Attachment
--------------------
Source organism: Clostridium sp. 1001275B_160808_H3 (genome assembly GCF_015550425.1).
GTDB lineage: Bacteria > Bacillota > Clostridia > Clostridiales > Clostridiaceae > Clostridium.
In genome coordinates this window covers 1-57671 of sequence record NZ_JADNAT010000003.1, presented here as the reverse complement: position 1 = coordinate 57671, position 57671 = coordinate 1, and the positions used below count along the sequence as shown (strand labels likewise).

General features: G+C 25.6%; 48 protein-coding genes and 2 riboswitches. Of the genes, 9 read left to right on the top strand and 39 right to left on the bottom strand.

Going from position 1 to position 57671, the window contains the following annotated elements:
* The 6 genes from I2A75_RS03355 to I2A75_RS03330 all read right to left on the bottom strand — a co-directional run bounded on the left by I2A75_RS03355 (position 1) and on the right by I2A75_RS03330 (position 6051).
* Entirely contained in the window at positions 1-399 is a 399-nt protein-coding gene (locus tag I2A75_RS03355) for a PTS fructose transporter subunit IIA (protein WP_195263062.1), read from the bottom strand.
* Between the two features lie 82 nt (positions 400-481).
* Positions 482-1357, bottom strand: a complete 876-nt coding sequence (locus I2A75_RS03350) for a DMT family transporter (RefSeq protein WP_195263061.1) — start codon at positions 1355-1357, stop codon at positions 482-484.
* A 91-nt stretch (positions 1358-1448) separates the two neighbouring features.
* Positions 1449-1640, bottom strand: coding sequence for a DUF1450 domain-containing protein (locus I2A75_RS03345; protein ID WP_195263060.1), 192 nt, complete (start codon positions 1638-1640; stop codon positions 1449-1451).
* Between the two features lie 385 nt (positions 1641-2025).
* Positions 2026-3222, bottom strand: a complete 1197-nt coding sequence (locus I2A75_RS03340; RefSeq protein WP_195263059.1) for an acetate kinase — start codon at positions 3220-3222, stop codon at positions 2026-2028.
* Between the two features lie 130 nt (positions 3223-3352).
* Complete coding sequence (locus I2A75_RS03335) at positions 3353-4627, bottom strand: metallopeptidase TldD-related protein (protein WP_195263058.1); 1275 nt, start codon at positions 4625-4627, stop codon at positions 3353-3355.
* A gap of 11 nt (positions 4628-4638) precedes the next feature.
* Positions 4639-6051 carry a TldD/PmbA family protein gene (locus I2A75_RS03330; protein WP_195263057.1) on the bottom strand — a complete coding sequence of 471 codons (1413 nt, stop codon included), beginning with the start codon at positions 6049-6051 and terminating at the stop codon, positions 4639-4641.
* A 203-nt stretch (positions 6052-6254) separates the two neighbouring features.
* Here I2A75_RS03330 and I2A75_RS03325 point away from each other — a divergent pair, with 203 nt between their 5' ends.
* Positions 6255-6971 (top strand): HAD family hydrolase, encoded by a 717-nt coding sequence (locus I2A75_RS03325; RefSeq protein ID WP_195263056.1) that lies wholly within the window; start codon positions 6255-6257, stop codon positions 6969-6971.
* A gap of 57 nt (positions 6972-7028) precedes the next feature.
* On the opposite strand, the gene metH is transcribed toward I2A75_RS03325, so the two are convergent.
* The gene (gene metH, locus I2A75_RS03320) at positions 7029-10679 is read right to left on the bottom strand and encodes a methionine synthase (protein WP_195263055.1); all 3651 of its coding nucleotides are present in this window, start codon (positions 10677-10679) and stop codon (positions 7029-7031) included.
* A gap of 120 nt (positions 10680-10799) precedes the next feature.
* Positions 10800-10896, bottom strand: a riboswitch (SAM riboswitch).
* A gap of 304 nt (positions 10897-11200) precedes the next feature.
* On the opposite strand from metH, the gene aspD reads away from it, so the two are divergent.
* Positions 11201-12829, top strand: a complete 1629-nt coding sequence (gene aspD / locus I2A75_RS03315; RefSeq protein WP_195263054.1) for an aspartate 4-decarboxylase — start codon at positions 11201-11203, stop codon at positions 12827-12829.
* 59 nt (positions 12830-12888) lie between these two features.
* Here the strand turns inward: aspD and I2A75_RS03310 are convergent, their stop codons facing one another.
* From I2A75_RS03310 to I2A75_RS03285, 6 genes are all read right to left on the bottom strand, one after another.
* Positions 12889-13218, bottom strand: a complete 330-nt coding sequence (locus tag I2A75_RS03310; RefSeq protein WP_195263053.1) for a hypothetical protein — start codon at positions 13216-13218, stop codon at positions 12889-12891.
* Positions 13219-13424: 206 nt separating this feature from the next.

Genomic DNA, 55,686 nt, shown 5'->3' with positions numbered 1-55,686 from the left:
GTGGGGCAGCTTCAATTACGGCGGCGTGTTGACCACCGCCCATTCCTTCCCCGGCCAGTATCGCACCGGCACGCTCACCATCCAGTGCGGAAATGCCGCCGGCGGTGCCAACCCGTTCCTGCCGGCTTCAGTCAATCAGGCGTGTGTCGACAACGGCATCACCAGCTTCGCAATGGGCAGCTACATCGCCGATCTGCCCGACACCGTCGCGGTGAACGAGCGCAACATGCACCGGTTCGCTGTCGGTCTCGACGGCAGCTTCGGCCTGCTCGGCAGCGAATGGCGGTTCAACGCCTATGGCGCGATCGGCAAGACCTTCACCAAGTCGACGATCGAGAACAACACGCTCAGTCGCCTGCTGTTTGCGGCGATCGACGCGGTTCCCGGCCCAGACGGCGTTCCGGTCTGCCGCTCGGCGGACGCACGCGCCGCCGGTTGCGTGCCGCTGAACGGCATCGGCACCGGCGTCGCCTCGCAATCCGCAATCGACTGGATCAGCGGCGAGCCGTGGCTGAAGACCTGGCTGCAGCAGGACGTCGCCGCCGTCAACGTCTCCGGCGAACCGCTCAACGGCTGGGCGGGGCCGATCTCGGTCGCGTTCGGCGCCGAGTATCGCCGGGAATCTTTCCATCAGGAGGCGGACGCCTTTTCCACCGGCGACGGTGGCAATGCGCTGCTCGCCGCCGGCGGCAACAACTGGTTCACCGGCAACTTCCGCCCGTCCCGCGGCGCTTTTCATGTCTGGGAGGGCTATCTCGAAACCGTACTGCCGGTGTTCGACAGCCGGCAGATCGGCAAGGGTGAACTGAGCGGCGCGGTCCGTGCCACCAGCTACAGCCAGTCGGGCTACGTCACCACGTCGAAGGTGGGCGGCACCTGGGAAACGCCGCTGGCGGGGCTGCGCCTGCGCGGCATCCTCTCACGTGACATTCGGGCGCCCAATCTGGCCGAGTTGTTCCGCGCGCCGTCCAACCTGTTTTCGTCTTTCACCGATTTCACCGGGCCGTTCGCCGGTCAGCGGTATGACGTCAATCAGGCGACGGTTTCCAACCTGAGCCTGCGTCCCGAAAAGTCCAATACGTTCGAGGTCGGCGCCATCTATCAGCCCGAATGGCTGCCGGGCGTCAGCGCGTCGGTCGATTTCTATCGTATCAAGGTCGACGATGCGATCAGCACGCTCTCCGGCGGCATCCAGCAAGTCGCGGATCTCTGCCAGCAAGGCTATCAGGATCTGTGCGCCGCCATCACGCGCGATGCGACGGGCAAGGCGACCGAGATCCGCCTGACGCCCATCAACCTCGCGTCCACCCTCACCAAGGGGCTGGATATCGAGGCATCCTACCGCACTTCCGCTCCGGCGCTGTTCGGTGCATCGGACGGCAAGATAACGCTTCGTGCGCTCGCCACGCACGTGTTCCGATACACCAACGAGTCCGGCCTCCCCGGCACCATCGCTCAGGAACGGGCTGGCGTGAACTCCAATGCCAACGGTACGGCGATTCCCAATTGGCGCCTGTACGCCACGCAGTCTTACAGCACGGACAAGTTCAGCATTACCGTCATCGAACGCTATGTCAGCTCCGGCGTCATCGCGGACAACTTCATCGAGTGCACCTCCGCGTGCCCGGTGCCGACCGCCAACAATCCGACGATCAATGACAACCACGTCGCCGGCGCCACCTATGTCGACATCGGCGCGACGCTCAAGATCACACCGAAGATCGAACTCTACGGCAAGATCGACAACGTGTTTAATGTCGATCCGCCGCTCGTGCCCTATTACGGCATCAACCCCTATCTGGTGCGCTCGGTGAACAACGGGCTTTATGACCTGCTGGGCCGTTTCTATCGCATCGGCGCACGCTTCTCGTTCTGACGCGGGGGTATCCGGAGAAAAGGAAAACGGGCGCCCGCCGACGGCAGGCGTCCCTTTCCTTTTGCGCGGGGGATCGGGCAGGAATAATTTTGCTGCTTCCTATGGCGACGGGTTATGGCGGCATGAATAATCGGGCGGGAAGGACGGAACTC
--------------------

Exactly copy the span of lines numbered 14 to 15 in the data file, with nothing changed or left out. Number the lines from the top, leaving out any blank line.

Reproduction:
* Between the two features lie 130 nt (positions 3223-3352).
* Complete coding sequence (locus I2A75_RS03335) at positions 3353-4627, bottom strand: metallopeptidase TldD-related protein (protein WP_195263058.1); 1275 nt, start codon at positions 4625-4627, stop codon at positions 3353-3355.